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Tehran Debates the Bomb

Tehran Debates the Bomb

Friday, 26 August, 2022 - 04:45
Amir Taheri
Amir Taheri was the executive editor-in-chief of the daily Kayhan in Iran from 1972 to 1979. He has worked at or written for innumerable publications, published eleven books, and has been a columnist for Asharq Al-Awsat since 1987

After more than three decades a debate that started during the Iran-Iraq war seems to be making a comeback in Tehran: Should the Islamic Republic take the final steps towards building a nuclear arsenal?

The original debate that took behind the scenes was prompted by the revelation that, with French help, Iraq’s Saddam Hussein had been trying to build a nuclear capacity around Osirak, a nuclear power station and research center which was wiped out in a surprise attack by the Israeli air force using jets with Iranian colors.

Those urging a quick revival of the Shah’s nuclear program included Ali-Akbar Hashemi Rafsanjani, a junior mullah but a senior adviser to Ayatollah Khomeini, and Mohsen Reza’i-Mirqaed a drop-out student who became commander of Khomeini’s newly created parallel arm: the Islamic Revolutionary Guard Corps.

Khomeini, however, was loath to admit, even implicitly, that the Shah might have been right on any issue.

The Shah, of course, didn’t want to build a bomb but was determined to provide Iran with the scientific, industrial and technological means to do so. Khomeini, however, wasn’t interested in complex geostrategic issues and believed that reviving another of the Shah’s ambitious projects would undermine his legitimacy.

After more than a year of indecisions, Khomeini finally agreed that his newly-minted Islamic Republic ought to have a nuclear capacity. But unlike the Shah he was not interested in a broad-based nuclear industry; he wanted a shortcut to the final stage before making a bomb, something that Pakistan had done with success.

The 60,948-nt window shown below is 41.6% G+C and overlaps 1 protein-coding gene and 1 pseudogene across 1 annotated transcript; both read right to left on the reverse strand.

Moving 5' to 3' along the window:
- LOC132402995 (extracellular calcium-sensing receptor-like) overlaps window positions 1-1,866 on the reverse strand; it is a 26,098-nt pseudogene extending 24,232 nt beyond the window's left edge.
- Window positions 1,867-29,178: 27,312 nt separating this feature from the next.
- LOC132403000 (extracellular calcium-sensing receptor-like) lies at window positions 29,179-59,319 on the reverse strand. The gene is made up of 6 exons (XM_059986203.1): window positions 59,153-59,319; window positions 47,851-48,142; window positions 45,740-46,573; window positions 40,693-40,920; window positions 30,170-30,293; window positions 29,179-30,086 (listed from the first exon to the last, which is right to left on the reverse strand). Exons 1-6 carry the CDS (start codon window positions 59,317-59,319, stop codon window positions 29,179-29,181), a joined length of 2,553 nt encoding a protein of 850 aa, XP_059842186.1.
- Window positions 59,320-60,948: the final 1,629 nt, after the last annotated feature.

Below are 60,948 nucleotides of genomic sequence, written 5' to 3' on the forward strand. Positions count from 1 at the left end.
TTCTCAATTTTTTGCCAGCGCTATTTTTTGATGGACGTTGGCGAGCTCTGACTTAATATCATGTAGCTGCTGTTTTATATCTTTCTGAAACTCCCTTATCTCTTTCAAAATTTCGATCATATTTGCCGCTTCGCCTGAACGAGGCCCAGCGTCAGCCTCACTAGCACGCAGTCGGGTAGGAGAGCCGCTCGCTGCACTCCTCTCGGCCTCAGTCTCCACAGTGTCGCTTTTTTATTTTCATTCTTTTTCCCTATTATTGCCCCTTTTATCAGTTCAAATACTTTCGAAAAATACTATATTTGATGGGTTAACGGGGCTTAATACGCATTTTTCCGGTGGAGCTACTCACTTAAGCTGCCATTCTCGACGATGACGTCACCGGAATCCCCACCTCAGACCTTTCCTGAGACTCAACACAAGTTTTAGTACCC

After almost 30 years of zigzags Iran is now in a position to build nuclear warheads; It has also developed a rudimentary capacity for delivering the bomb to a range of 2,000 kilometers.

In the current debate; those who advocate a jump to the “threshold” or the final stage of bomb making, argue that the Biden administration in Washington provides a chance for Iran to seize the opportunity initially provided by President Barrack Obama but rejected by “hardliners” in Tehran.

The advocates of a full Monty policy claim that only the possession of nuclear weapons would guarantee the regime’s safety as it has supposedly done in North Korea.

There are many problems with that argument.

To start with, all the nine nations that developed a nuclear arsenal did so against clearly defined foes and in specific circumstances.

The US built and used the bomb to supposedly shorten the war against Japan and avoid “casualties in millions”. The carnage in Okinawa had shown the high cost of capturing the Japanese archipelago island by island. Today, however, we know that even without Hiroshima and Nagasaki tragedies Japan could not have prolonged the war.

The USSR under Stalin built its own bomb in response to the US emerging as the sole possessor of a nuclear arsenal in the context of the Cold War.

Next, China built a bomb in competition with the USSR when Mao Zedong denounced the new leader of Kremlin as revisionists and traitors to Socialism.

More importantly perhaps, Mao was shaken by China’s military inferiority when the Soviets invaded and annexed large chunks of Chinese territory across the two nation’s long borders.